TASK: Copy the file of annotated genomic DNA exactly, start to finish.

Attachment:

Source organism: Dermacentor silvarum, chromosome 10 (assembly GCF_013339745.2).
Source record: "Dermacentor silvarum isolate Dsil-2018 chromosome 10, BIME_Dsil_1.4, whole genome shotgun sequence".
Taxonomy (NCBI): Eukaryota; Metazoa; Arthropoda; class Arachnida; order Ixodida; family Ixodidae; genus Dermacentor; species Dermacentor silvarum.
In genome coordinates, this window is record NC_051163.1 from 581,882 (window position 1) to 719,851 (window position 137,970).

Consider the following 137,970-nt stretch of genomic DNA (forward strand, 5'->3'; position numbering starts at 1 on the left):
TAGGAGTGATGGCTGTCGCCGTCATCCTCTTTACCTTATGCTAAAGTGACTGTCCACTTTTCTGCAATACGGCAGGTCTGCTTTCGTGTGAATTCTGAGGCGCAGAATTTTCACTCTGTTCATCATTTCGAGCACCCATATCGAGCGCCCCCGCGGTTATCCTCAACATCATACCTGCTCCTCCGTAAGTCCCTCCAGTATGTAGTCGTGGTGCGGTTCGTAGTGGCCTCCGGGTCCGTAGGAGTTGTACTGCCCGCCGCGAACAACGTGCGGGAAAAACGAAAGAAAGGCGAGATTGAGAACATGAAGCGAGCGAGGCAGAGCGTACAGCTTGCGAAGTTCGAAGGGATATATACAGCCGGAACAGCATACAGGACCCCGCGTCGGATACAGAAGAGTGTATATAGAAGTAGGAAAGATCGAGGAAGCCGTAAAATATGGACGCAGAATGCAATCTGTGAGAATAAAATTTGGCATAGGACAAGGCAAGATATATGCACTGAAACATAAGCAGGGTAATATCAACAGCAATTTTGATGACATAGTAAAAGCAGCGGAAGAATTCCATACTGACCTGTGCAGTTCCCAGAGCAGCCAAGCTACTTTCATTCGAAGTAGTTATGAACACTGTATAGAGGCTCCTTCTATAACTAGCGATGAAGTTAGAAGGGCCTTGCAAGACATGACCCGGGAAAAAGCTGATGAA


Source organism: Dermacentor silvarum, chromosome 10 (assembly GCF_013339745.2).
Source record: "Dermacentor silvarum isolate Dsil-2018 chromosome 10, BIME_Dsil_1.4, whole genome shotgun sequence".
Taxonomy (NCBI): Eukaryota; Metazoa; Arthropoda; class Arachnida; order Ixodida; family Ixodidae; genus Dermacentor; species Dermacentor silvarum.
In genome coordinates, this window is record NC_051163.1 from 581,882 (window position 1) to 719,851 (window position 137,970).

Consider the following 137,970-nt stretch of genomic DNA (forward strand, 5'->3'; position numbering starts at 1 on the left):
TAGGAGTGATGGCTGTCGCCGTCATCCTCTTTACCTTATGCTAAAGTGACTGTCCACTTTTCTGCAATACGGCAGGTCTGCTTTCGTGTGAATTCTGAGGCGCAGAATTTTCACTCTGTTCATCATTTCGAGCACCCATATCGAGCGCCCCCGCGGTTATCCTCAACATCATACCTGCTCCTCCGTAAGTCCCTCCAGTATGTAGTCGTGGTGCGGTTCGTAGTGGCCTCCGGGTCCGTAGGAGTTGTACTGCCCGCCGCGAACAACGTGCGGGAAAAACGAAAGAAAGGCGAGATTGAGAACATGAAGCGAGCGAGGCAGAGCGTACAGCTTGCGAAGTTCGAAGGGATATATACAGCCGGAACAGCATACAGGACCCCGCGTCGGATACAGAAGAGTGTATATAGAAGTAGGAAAGATCGAGGAAGCCGTAAAATATGGACGCAGAATGCAATCTGTGAGAATAAAATTTGGCATAGGACAAGGCAAGATATATGCACTGAAACATAAGCAGGGTAATATCAACAGCAATTTTGATGACATAGTAAAAGCAGCGGAAGAATTCCATACTGACCTGTGCAGTTCCCAGAGCAGCCAAGCTACTTTCATTCGAAGTAGTTATGAACACTGTATAGAGGCTCCTTCTATAACTAGCGATGAAGTTAGAAGGGCCTTGCAAGACATGACCCGGGAAAAAGCTGATGAA